Bizarre, really. I actually don’t even remember all three finals – Sligo, Cork and what was the other one? But that was the most successful season I ever had, and the very last one I played. Before that I’d only ever won one final. Chimpo kind of reminded me of Shotgun Wedding back when I started playing – a team that kind of celebrated their own arrogance, while clearly being a lot of fun to actually play for. When they split up there was a full page picture in the BUF newsletter of one of them wearing a t-shirt that read across the back “We thought we were great.” I was never in any doubt that I was something of a passenger on Chimpo though,

You used the word ‘legacy player’ – can you explain it?

I guess at some point I used the term “legacy player”? It means a player who doesn’t really make the grade but nobody is willing to cut because they’ve been around for so long…they’re the legacy from an earlier, weaker version of the team. Or, particularly in coed teams, they’re on the team because their significantly better partner is also on the team…they’re a legacy from the partner. On Chimpo, I was invited to play I guess because I was an old friend of you, Chris and Mike.

It was sort of bittersweet for me because at the same time as winning more games than I ever had before I was realising that I didn’t care enough to keep playing ultimate – I would have to put in so much work to be fit enough to be one of the worst players on the team. And I didn’t feel much connection to the younger guys on the team – what was I doing in my late 30s going to tournaments with a bunch of guys in their early 20s who seemed to mainly be interested in drawing crude pictures of their cocks on everything in reach? It was a good point to retire, and find something else to do with my time.

Batch Nine 082

What did you think of the Irish ultimate scene by the time you called it a day?

On the one hand I was very impressed with the standard of play – when you see the results from the big tournaments, and see that the national teams are matching up against and beating teams from much bigger countries with longer established scenes, you know that the Irish scene is not just producing some very talented players but is strong on tactics and strategy too. On the other hand, it didn’t seem anything like as much fun as it had been when I started. For me a sign was that teams started naming themselves after the place they were from…I know Chris thinks the old team names were kind of asinine and just calling yourself something mundane like Clapham is a sign of maturity in the sport but for me teams with names like Salutami Antonio or Shotgun Wedding made ultimate seem a bit different from other sports.

My all-time favourite team name was Truckstop Gloryhole from southern Virginia but after a season they cut it back to Truckstop and then merged into a combined team called VaULT (Virginia Ultimate)…boring! Now it feels more like any other team sport. Which as I say has clearly upped standards a lot, but I can’t imagine the twenty-four year old me getting into the sport as it is now.

You can follow Eoghan’s latest adventures and musings via his blog



8 thoughts on “The origins of Irish Ultimate, a conversation with Eoghan Barry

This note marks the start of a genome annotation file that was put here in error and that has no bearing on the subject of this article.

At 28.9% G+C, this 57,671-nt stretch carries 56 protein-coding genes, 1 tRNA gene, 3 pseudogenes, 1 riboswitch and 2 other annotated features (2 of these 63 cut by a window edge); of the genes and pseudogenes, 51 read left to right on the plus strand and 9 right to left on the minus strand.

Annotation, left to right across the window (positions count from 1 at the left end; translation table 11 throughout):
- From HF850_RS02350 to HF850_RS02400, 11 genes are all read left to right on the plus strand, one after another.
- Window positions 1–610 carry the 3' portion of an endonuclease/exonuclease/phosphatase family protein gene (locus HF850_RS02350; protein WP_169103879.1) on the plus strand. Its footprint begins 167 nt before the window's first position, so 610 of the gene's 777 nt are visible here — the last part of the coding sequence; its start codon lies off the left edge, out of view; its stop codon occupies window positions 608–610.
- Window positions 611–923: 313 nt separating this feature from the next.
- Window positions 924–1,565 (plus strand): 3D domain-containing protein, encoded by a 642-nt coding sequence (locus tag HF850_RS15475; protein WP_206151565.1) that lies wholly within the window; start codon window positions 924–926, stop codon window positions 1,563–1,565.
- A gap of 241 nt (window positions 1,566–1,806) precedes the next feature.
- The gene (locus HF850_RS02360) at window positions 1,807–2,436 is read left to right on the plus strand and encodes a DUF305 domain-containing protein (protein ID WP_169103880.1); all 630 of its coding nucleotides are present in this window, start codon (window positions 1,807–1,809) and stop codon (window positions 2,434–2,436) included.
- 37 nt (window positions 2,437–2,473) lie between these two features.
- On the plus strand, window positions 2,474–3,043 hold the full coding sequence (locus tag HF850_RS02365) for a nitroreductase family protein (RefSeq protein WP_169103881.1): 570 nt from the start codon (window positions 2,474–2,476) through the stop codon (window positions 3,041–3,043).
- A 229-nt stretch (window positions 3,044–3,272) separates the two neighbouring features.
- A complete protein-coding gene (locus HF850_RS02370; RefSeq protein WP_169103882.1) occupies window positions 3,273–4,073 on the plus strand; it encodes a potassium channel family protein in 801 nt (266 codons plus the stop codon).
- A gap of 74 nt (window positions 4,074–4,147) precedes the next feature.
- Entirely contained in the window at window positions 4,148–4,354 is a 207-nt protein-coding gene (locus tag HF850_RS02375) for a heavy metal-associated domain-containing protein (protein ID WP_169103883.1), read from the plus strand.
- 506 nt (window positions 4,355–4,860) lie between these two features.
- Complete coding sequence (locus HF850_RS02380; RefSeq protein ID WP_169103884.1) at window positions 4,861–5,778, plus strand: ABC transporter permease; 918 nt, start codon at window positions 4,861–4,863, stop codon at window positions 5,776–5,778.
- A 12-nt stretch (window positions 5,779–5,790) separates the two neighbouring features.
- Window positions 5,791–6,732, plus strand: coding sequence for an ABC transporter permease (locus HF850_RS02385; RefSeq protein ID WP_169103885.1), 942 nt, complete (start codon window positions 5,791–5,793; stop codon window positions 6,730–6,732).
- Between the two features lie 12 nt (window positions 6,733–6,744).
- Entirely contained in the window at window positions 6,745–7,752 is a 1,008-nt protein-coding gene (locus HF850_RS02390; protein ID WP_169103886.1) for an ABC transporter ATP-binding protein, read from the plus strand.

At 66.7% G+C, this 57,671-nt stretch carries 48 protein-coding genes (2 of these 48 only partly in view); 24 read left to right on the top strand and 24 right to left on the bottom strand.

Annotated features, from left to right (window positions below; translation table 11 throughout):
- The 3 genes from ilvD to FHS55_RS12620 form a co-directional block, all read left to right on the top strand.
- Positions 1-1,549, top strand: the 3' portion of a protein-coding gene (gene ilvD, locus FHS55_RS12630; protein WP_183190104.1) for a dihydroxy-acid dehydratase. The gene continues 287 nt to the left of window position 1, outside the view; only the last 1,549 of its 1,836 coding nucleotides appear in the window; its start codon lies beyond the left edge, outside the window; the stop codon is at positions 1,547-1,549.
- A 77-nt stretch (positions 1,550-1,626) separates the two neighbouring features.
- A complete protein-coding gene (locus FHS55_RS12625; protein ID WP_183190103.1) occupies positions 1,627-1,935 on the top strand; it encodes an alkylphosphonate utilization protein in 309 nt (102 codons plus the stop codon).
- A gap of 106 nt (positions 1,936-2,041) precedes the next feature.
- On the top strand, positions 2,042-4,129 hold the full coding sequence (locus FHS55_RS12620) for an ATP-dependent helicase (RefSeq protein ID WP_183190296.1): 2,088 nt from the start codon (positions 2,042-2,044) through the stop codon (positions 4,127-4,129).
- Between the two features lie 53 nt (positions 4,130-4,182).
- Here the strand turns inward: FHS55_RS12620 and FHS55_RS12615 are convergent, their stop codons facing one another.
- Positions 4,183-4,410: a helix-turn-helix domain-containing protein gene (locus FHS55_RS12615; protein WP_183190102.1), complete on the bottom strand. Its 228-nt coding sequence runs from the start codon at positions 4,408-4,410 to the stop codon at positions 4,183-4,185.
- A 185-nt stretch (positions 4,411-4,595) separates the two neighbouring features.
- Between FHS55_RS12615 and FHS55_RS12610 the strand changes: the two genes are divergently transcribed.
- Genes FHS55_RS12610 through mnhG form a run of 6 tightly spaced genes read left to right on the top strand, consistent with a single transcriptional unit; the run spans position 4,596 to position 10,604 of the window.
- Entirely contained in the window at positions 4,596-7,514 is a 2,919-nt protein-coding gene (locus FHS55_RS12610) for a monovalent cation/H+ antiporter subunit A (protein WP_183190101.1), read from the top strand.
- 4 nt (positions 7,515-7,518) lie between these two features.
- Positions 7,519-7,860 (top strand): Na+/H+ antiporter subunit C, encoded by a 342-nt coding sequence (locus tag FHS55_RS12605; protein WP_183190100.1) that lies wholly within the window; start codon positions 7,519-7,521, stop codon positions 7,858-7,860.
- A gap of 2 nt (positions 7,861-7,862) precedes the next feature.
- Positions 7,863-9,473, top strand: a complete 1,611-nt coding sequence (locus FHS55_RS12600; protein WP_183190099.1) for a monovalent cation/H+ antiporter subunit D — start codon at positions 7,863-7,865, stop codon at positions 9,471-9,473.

1. You give good interview, Barry. If I may make one small correction, you’ve misremembered my Ross-on-Wye shambles, not that the truth is any less hopeless. My actual brainwave was to take the ferry to Holyhead and then drive through Wales, saving the cost of a plane ticket while seeing the glory of Snowdonia in one stroke. It looked so close on the map…


  2. Peter Bennison says:

    Ross was extra special for me, as I didn’t realize what happens when you pack two Irishmen, a kiwi and a Canadian (and a case of beer) in a Civic in the middle of the night driving through Wales. I’ll never forget stopping about five times on the side of the road.

    Glad this is all preserved. One thing, though, I think you sell yourself short on the foundation that you and Simon established. The structure that you both put in place set the standard. I have no doubt that the success of Irish Ultimate is based on that.

    Good times

    Liked by 1 person

    • Simon Cocking says:

      Pete, you always very gracious and positive about the good aspects in the middle of the chaos and disorder!

      Thanks for reading, glad you enjoyed it.


  3. Good stuff here. I read it the first time around between games at our end-of-club-season tournament and again this morning. Fun to relive some of the legendary events (including that horrible hit-to-the-teeth for Mike: he was d’ing me, successfully but at a rather high price). Ross-on-Wye remains one of the best experiences I’ve had with ultimate even though our skill level was low at the time.

    I think Eoghan makes a great point about how the waifs and strays of the 90s probably wouldn’t be interested in the game as it is now: certainly, the attitude to spirit and physical contact has changed a lot in the dozen years I’ve been playing in Boston, and playing against teams of former college players can be obnoxious in a way that was never true in the UK/Ireland in the late 1990s, or Boston in 2003. All that said, when I beat a player deep I enjoy it at least as much as I did then, especially because he’s probably ten years or more younger than me and annoyed that I burned him (or occasionally her — I play 4/3 co-ed now).